Hot Stove League #3, 2022-2023

The Dodgers’ apparent attempt to stay below the luxury tax cutline was thrown into turmoil by MLB’s reinstatement of Trevor Bauer.

Whether or not the Dodgers release him, Bauer will still be owed $22.5 million this season. (That could drop to about $21.8 million if he is released and signed by another team on a league-minimum salary.)

That’s less than the $32 million Bauer was originally supposed to make in 2023. But even that reduced amount pushes the Dodgers’ estimated luxury tax payroll for next season, according to Fangraphs Roster Resource database, to just under $233 million — the threshold at which the league begins assessing luxury tax penalties.

After paying tax penalties the past two years, and facing an inflated 50% tax rate in 2023 for being a repeat offender, the Dodgers had previously seemed likely to stay below the $233-million tax line.

They had freed up more than $100 million in salary from last year’s team. They had made only a string of modest one-year signings so far this offseason. And though their lack of spending had netted an underwhelming cast of additions for next year, the long-term benefits of potentially resetting the tax now would have positioned them to spend big again next offseason, when Shohei Ohtani is set to headline the free agent market.

Bauer’s reduced suspension could complicate any such plans.

Staying below the tax line could box the Dodgers out from making other needed additions to the roster in 2023 — such as adding more pitching depth or a left-handed bat before the end of the winter, or trading for a shortstop or bona fide ace before the midsummer deadline.

On the other hand, if they do cross the threshold to complete their 2023 squad, the resulting penalties might make them less willing to pay a luxury tax again the following season, leaving the possibility of adding another lucrative long-term contract a year from now increasingly tenuous.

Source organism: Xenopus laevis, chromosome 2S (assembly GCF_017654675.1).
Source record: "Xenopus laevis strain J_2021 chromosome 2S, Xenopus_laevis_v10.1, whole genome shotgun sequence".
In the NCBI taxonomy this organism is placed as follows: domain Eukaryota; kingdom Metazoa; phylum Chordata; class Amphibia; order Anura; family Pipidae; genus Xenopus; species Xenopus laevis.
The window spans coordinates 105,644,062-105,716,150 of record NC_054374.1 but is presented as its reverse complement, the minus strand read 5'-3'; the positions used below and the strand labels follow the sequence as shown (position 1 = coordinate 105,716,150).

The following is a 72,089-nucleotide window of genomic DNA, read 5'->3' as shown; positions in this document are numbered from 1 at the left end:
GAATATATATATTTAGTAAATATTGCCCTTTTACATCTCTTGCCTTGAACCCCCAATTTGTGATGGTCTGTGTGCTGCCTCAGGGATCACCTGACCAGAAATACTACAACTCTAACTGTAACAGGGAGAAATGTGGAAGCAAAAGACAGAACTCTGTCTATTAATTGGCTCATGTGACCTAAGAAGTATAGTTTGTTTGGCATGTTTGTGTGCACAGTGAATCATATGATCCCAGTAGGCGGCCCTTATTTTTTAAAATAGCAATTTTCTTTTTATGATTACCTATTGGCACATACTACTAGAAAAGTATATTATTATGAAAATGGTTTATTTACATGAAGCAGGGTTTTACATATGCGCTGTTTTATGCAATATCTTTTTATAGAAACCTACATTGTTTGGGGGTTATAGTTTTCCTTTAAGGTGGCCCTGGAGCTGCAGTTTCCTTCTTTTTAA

Given the team’s reluctance to sign Carlos Correa due to possible fan resistance, I can’t imagine them keeping Bauer, even though he’s been convicted of no crimes. I imagine there’s some heavy cogitation going on in the offices at 1000 Elysian Park Avenue.

41 thoughts on “Hot Stove League #3, 2022-2023

  1. There’s a proposal for a gondola ride from Union Station to Dodger Stadium, but it’s hit a stanchion.

    The idea originated with Frank McCourt (remember him?) and got initial agreement from Metro and from former Mayor Garcetti, but he’s gone and the new Mayor hasn’t shown her hand yet.

  2. When all is said and done and the dust finally settles, Dodgers paid Bauer $64.5 million for only 17 starts and 107.2 total innings pitched in a Dodgers uniform, during which he went 8-5 with a 2.59 ERA.

    • Not cheap, that’s for sure. Hopefully next time the front office will think long and hard before signing someone with pre-existing red flags.

      • Yep. This one is on Friedman and upper management. It was an ill considered signing from the start as there were plenty of warning signs about Bauer’s character.

  3. I applaud the decision to let Bauer go. I would have had a hard time seeing him pitch again in a Dodger uniform. Winning is not everything, not for me.

    • Yep, I agree. Letting him go is the right thing to do. Seems like he’s gotten a verdict of “not proven,” which is only available in Scotland. But that’s sufficient for me to say he’s got an odor about him that I don’t care to have associated with my team.

  4. MLB Metrics
    Dec 27, 2022
    Projected 2023 wins via ESPN’s Bradford Doolittle: